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Week in Review

by Kroger Burrus on July 2nd, 2013

Kroger | Burrus Week in Review


Williamsburg Care Company v. Acosta
Former residents of a nursing home filed suit alleging they were subject to abuse and neglect at the facility. The nursing home sought to compel arbitration agreements that did not comport with Chapter 74’s requirement that arbitration clauses be printed in 10-point, bold font and signed by an attorney. The nursing home argued that these requirements were inapplicable because the state statute was preempted by the Federal Arbitration Act, a law that promotes arbitration by limiting states from enacting certain restrictions on arbitration clauses. The San Antonio appellate court found that an exception to FAA preemption for statutes that regulate the business of insurance was applicable to Chapter 74 because it was enacted to combat escalating malpractice insurance rates and held the arbitration agreements were not enforceable.

University of Texas MD Anderson Cancer Center v. King
A patient who sustained injuries allegedly sustained when she fell from her hospital bed filed suit alleging that the hospital failed to use all required restraints and mechanisms to prevent her from falling. The hospital sought dismissal on the basis of sovereign immunity and the patient argued immunity was waived under an exception that permits lawsuits against government entities in cases involving the use of tangible property. The Houston appellate court found that the patient’s claim was that nursing staff were negligent in their decision not to raise two of the side rails, an issue of medical judgment, not the use of tangible property, and that sovereign immunity was not waived.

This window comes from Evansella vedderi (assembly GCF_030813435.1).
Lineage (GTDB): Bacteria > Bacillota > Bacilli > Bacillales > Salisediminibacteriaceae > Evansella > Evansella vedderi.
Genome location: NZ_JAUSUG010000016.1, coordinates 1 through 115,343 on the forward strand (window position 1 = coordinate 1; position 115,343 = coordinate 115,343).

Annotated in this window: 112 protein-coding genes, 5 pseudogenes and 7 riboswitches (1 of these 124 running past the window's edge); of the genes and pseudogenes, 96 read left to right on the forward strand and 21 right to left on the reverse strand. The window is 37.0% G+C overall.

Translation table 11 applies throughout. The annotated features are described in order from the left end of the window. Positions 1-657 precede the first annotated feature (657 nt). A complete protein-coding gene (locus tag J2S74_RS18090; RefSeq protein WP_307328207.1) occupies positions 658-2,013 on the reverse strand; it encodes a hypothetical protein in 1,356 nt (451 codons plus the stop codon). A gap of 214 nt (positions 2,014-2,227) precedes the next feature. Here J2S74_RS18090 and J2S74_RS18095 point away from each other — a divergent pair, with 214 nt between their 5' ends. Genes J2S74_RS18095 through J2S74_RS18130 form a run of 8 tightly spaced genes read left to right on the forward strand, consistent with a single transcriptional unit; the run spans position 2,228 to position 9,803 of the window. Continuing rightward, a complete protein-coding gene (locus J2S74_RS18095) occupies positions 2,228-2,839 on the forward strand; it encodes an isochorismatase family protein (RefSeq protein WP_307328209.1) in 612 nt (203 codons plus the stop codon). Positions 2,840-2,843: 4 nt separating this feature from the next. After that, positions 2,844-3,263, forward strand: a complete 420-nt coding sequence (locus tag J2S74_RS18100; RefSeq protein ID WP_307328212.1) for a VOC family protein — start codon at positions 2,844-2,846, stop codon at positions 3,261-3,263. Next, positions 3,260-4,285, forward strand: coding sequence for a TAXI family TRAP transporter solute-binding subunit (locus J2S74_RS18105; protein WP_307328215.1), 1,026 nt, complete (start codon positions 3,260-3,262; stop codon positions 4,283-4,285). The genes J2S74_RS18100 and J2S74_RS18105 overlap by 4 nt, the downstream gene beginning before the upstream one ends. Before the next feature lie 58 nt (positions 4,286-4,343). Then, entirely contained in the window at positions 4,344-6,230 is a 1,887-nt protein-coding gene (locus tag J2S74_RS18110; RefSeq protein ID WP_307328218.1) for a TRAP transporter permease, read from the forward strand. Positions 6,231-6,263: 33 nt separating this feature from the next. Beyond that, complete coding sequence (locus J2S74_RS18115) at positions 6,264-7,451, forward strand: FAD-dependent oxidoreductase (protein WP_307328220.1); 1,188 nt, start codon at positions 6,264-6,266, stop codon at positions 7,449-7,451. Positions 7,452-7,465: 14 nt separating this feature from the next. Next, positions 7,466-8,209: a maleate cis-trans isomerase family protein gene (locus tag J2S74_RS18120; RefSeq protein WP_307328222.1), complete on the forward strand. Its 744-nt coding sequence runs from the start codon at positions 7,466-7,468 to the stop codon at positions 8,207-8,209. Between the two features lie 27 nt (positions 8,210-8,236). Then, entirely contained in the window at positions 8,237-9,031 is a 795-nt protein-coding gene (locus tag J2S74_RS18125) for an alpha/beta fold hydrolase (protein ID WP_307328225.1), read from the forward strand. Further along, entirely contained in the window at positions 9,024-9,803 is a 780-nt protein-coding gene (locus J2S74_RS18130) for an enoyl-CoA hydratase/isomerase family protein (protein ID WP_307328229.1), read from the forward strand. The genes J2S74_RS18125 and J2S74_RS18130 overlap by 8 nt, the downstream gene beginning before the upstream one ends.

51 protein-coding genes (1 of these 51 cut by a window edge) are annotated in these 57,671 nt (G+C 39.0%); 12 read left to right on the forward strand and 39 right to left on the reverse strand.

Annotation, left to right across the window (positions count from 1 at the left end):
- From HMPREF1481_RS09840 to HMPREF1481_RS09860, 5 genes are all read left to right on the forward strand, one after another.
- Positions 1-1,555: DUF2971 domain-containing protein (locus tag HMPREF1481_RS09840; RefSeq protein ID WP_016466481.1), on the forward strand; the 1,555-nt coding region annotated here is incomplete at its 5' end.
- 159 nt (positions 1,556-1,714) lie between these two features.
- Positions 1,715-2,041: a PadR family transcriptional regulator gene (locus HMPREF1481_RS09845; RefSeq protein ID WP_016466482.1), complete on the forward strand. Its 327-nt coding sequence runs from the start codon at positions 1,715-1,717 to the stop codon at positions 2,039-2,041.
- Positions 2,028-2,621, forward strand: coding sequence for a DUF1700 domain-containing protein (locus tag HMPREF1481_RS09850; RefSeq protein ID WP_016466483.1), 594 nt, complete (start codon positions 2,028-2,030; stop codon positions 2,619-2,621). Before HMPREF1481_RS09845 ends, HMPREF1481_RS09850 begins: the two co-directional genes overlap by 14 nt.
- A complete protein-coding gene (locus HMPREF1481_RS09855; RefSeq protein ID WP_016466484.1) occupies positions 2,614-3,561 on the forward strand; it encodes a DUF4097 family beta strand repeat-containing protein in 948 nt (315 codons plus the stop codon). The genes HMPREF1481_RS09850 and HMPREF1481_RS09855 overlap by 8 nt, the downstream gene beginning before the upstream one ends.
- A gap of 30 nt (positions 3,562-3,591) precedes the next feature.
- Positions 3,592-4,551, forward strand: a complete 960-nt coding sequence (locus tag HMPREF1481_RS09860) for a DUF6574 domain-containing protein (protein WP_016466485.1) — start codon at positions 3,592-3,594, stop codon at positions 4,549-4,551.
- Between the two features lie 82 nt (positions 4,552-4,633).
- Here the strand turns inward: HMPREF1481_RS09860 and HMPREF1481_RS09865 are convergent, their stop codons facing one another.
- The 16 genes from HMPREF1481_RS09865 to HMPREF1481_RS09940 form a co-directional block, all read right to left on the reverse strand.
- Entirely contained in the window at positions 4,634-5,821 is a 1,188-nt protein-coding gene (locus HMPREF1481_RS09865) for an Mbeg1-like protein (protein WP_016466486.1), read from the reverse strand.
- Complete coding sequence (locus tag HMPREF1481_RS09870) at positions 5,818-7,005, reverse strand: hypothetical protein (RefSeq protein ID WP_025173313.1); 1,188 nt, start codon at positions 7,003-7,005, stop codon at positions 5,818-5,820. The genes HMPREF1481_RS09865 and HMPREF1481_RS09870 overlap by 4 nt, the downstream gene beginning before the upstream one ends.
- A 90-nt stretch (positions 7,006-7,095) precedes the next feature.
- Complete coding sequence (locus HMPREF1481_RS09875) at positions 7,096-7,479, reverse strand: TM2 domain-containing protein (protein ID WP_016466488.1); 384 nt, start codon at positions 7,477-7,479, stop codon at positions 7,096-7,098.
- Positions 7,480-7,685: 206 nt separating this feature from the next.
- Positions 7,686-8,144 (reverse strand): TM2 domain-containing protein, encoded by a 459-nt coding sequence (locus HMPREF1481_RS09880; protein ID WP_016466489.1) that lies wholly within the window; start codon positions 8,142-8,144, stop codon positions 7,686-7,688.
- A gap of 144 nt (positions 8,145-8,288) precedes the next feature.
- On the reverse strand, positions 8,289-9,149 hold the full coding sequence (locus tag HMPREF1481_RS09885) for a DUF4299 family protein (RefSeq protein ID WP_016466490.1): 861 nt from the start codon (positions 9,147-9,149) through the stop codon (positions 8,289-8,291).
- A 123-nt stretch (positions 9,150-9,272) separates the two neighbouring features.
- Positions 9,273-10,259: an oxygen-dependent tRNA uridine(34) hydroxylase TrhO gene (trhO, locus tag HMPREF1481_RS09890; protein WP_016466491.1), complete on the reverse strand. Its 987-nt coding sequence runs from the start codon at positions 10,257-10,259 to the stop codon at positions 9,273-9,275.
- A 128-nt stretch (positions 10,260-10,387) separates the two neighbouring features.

PM Management Trinity NC v. Klumets
The family of a nursing home resident filed suit against the home alleging medical negligence and illegal discharge of the resident in retaliation for complaints she made regarding her care. The family’s expert reports were found deficient by the trial court and all claims except for the retaliation claim were dismissed. The appellate court affirmed the trial court’s refusal to dismiss the retaliation claim, concluding that it was not a health care liability claim because the only injury at issue was purely economic. The Texas Supreme Court reversed, holding that all the claims were subject to Chapter 74 because they revolved around the same facts at issue in the medical negligence claim.


Universal Decolonization Proves Effective in Controlling MRSA
Providing antibacterial soap and ointment to all patients in intensive-care units can help control the spread of methicillin-resistant Staphylococcus aureus, a new study suggests. Researchers compared three MRSA prevention strategies among a group of 74,000 ICU patients and found that providing antibacterial soap to all patients proved more effective than conventional infection control efforts or providing the antibacterial products only to patients with MRSA.

Dispute Over Access to Same-Sex Partner Leads to Hospital Confrontation
A dispute between the son of a hospital patient and patient’s same-sex partner who had medical power of attorney led to a confrontation that culminated in the police escorting the partner from the hospital. The patient’s family has contacted the ACLU and is now reportedly exploring its options. Federal authorities are also investigating the incident.